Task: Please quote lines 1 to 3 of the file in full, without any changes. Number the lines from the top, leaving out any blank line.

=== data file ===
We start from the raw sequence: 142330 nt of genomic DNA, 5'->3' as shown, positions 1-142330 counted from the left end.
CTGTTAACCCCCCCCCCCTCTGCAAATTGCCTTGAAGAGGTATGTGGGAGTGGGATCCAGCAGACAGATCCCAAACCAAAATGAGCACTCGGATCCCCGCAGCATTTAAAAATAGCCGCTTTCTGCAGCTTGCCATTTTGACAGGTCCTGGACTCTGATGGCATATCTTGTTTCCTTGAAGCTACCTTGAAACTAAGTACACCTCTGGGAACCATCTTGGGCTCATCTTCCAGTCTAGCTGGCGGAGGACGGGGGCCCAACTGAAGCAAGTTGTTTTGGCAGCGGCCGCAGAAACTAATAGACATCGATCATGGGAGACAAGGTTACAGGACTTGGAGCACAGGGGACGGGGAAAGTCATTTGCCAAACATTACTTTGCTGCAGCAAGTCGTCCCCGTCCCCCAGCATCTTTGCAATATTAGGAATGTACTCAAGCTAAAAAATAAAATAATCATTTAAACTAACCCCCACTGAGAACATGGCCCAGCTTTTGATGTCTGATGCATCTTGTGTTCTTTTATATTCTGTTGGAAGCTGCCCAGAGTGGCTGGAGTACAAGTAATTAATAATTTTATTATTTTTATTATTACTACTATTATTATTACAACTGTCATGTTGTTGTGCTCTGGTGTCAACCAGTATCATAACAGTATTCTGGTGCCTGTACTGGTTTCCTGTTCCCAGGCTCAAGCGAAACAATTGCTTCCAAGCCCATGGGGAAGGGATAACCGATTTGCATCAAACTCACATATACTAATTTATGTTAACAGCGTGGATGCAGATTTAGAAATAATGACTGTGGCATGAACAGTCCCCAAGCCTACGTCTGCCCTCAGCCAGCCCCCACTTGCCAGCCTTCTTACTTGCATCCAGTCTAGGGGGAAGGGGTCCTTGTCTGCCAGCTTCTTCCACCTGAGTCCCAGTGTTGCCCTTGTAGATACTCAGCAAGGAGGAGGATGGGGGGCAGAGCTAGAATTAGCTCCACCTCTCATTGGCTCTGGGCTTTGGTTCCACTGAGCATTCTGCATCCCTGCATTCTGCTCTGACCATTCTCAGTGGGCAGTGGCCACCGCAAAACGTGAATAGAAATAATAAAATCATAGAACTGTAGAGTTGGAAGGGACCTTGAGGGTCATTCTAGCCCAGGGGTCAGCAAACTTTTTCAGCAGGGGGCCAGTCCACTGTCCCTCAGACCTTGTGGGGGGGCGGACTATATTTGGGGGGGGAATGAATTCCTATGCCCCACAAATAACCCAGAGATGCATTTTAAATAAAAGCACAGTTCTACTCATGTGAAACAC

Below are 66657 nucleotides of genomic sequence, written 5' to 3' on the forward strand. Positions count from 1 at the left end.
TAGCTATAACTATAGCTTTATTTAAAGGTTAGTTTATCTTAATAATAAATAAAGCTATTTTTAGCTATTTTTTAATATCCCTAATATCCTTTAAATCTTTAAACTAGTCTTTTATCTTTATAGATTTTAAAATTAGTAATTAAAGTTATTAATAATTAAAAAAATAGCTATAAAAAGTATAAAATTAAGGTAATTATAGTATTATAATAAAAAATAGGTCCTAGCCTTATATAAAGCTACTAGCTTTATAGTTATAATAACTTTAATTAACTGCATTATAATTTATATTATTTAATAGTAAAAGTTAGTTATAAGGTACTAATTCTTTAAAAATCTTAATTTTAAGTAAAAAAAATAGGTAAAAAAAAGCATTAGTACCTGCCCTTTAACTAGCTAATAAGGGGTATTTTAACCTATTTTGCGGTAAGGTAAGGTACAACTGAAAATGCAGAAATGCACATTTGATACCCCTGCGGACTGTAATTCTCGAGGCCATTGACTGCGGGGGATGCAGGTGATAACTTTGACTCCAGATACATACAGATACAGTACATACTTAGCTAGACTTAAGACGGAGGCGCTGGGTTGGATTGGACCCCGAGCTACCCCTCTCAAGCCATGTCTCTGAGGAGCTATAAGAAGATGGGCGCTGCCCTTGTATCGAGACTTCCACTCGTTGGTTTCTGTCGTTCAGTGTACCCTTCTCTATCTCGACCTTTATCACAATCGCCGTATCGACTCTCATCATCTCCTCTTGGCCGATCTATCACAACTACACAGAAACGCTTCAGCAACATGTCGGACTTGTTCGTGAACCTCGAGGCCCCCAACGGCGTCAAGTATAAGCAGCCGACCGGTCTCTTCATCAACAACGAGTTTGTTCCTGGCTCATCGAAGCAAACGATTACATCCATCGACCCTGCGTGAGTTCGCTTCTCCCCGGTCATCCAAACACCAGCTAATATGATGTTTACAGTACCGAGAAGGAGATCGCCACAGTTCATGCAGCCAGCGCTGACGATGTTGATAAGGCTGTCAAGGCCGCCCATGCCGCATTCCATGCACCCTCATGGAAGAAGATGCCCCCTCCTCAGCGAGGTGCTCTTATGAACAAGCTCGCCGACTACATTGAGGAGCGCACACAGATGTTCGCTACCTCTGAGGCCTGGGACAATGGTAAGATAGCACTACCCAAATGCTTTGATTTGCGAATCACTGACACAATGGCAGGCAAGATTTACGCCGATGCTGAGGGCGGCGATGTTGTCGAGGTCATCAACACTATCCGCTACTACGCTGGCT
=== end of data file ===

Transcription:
We start from the raw sequence: 142330 nt of genomic DNA, 5'->3' as shown, positions 1-142330 counted from the left end.
CTGTTAACCCCCCCCCCCTCTGCAAATTGCCTTGAAGAGGTATGTGGGAGTGGGATCCAGCAGACAGATCCCAAACCAAAATGAGCACTCGGATCCCCGCAGCATTTAAAAATAGCCGCTTTCTGCAGCTTGCCATTTTGACAGGTCCTGGACTCTGATGGCATATCTTGTTTCCTTGAAGCTACCTTGAAACTAAGTACACCTCTGGGAACCATCTTGGGCTCATCTTCCAGTCTAGCTGGCGGAGGACGGGGGCCCAACTGAAGCAAGTTGTTTTGGCAGCGGCCGCAGAAACTAATAGACATCGATCATGGGAGACAAGGTTACAGGACTTGGAGCACAGGGGACGGGGAAAGTCATTTGCCAAACATTACTTTGCTGCAGCAAGTCGTCCCCGTCCCCCAGCATCTTTGCAATATTAGGAATGTACTCAAGCTAAAAAATAAAATAATCATTTAAACTAACCCCCACTGAGAACATGGCCCAGCTTTTGATGTCTGATGCATCTTGTGTTCTTTTATATTCTGTTGGAAGCTGCCCAGAGTGGCTGGAGTACAAGTAATTAATAATTTTATTATTTTTATTATTACTACTATTATTATTACAACTGTCATGTTGTTGTGCTCTGGTGTCAACCAGTATCATAACAGTATTCTGGTGCCTGTACTGGTTTCCTGTTCCCAGGCTCAAGCGAAACAATTGCTTCCAAGCCCATGGGGAAGGGATAACCGATTTGCATCAAACTCACATATACTAATTTATGTTAACAGCGTGGATGCAGATTTAGAAATAATGACTGTGGCATGAACAGTCCCCAAGCCTACGTCTGCCCTCAGCCAGCCCCCACTTGCCAGCCTTCTTACTTGCATCCAGTCTAGGGGGAAGGGGTCCTTGTCTGCCAGCTTCTTCCACCTGAGTCCCAGTGTTGCCCTTGTAGATACTCAGCAAGGAGGAGGATGGGGGGCAGAGCTAGAATTAGCTCCACCTCTCATTGGCTCTGGGCTTTGGTTCCACTGAGCATTCTGCATCCCTGCATTCTGCTCTGACCATTCTCAGTGGGCAGTGGCCACCGCAAAACGTGAATAGAAATAATAAAATCATAGAACTGTAGAGTTGGAAGGGACCTTGAGGGTCATTCTAGCCCAGGGGTCAGCAAACTTTTTCAGCAGGGGGCCAGTCCACTGTCCCTCAGACCTTGTGGGGGGGCGGACTATATTTGGGGGGGGAATGAATTCCTATGCCCCACAAATAACCCAGAGATGCATTTTAAATAAAAGCACAGTTCTACTCATGTGAAACAC

Below are 66657 nucleotides of genomic sequence, written 5' to 3' on the forward strand. Positions count from 1 at the left end.